And this tournament is the big one, the place where the most coaches and scouts have converged at one time. Hard not to want something out of that. Hard not to want, at the very least, your son to show his abilities so that he isn’t disappointed. Every at bat, every ball coming his way in the field, breath held. At least that is how it was for me. I wanted him to enjoy the experience and I knew if he made mistakes that he doesn’t normally make, it would disappoint him.
In retrospect I think it was actually easier for him than me. He went into the weekend focused on appreciating the experience itself, not obsessed with what he could get out of it. He fairly successfully managed to ignore the fact that scouts and coaches were watching. He focused on enjoying playing on a team where every player had such a high level of skill. He reveled in it. He felt at home in it. He made friendships with his teammates and longs to play more with them. Every night he talked about how much fun he was having, how much he wanted to win with those guys not just show off his skills. So in the end, although he did make connections with coaches and scouts, the connection that fulfilled him in the moment, was being part of that team.
He is still uncommitted, still figuring out the best fit for college, and of course we all want that next step for him. It’s okay to want, but I am so happy to realize that the Area Code games were already a success for him because by ignoring the pressure to show well he played well and ended up just loving the actual playing of the game.
And I realize, that is what I actually want for him. Something he already has.
So here I am again, one of the luckiest people in the world, because I just got to go watch the team my husband coaches, Stanford, in the College World Series. It’s 2021, pandemic restrictions have mostly lifted, and I got an insider’s view. It did not disappoint. People, I am living the life.
There are so many things I could say about Omaha and the College World Series and here are five of them.
1. Omaha is a lot
Lots of brick
Lots of good outdoor eating places
Lots of places to drink and lots of people in the places doing just that.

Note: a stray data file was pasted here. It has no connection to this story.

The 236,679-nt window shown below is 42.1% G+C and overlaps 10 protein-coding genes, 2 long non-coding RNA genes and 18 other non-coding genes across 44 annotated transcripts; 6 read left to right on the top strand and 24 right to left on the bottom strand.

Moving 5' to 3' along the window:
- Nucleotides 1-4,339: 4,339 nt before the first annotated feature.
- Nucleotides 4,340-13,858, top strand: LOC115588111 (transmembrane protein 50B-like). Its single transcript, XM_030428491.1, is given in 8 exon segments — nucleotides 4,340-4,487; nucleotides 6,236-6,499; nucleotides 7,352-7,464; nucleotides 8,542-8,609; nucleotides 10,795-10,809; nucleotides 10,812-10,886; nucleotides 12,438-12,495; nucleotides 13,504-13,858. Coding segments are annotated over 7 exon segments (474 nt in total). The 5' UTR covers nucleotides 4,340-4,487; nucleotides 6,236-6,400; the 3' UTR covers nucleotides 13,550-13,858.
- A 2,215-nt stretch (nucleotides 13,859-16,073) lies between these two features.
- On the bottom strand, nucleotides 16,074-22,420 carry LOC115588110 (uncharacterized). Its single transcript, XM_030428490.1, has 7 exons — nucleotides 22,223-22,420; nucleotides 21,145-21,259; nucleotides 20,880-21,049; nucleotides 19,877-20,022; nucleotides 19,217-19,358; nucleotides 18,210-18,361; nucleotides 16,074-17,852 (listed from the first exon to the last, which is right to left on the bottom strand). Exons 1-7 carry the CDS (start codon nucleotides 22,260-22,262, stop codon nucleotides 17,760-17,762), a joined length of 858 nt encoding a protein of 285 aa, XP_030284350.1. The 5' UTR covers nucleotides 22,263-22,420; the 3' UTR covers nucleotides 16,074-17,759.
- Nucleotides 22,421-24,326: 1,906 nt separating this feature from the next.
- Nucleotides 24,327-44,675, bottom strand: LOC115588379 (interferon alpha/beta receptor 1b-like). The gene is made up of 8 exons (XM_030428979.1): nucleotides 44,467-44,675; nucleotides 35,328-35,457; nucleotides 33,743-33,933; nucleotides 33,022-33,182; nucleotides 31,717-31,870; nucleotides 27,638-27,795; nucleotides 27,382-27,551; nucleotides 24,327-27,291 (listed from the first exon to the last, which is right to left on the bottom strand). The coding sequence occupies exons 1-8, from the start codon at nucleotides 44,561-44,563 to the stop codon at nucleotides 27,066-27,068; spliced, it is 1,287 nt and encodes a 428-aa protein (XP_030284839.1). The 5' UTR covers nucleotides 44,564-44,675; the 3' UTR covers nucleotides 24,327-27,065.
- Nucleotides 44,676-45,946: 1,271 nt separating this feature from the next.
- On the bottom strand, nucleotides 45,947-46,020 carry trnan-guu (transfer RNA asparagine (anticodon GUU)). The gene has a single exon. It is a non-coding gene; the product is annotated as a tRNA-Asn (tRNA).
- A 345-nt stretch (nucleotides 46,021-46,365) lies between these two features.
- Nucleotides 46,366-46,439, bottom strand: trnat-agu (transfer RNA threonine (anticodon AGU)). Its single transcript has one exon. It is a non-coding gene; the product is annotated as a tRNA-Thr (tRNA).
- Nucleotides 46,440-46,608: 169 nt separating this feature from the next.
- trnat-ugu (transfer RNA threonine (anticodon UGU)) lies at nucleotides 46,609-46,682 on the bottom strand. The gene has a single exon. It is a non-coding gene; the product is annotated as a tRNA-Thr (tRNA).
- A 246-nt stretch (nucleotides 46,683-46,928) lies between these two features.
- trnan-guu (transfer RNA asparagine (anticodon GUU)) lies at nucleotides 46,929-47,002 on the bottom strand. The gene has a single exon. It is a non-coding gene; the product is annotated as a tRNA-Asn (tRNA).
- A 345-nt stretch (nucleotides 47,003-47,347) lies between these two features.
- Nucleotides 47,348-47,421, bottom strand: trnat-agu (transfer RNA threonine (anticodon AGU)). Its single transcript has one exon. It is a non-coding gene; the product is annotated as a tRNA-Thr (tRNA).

Lots of steak. A steakhouse on every corner, which was a bonus for our very carnivorous family. Steak is one of the few things we all eat (our family has Keto, gluten and dairy free, anti-inflammatory, and muscle building among our dietary demands….steak fulfills us all). I read that cows outnumber people 4:1 in Nebraska but that statistic was from before the College World Series and I suspect, after the carnage I saw while there, that the number is now closer to 2:1. My family alone took out a couple of cows, at least.
2. Omaha is not enough.
Not enough mufflers – apparently mufflers are optional in Omaha. The traffic is always loud. I’d put it at maybe 70% of cars and trucks were missing their mufflers or straight piped and all of them went past our hotel during the day (no biggie) and most of the night (biggie).
Not enough places serving food after 11:30. Which normally is not something I would ever discover except that my daughter got in late and needed food (you should see her, she should not miss a meal, she’s slim and also part of the muscle building contingent). We walked into multiple bars and finally got directed to Eat The Worm which thankfully makes tacos ‘til the wee hours. While we waited I enjoyed seeing what the young ones are wearing these days to bars (not much, but what was there was creatively arranged).
Not enough time to see the Omaha zoo. That place is my favorite zoo ever. From the puffins and penguins to the desert dome to the monkey house, it was like visiting several continents in an afternoon. Next time I will make sure I visit at least twice. I’m going to skip all the snakes next time though. So. Many. Snakes.
Not enough coffee shops – I’m just kidding, possibly the only thing in Omaha that outnumbers steak houses is coffee shops.
If you are a baseball obsessed, coffee loving, steak eating, out-late-drinking kind of person, book your trip right now. Extra bonus, the airport is less than 4 miles from the city. Within an hour (at most) of landing you can be eating a steak and drinking your first beer.
3. Omaha is close enough to Mississippi that the famous Big E made an appearance.
Because Mississippi State was also in the CWS I got to see Everett Kennard, aka Big E (see Lessons from Starkville). Big E drove our team around Mississippi State when Stanford played them two years ago in a regional. He is an icon. He gets around. I get the feeling that once you are on his list, you are on his list. If you are in the area, he will find you to say hello. This is my second Big E sighting this summer (I saw his bus on Assembly Street in Columbia SC when I went to help my daughter move out of her dorm, I texted him, and we met up at a Gamecocks vs Bulldogs game). Here in Omaha he found me in our hotel lobby, his big ole bus parked out front. People lined up to say hello to him. At the Stanford hotel, in Omaha Nebraska, Big E from Starkville Mississippi was the one people wanted to say hello to. As it should be.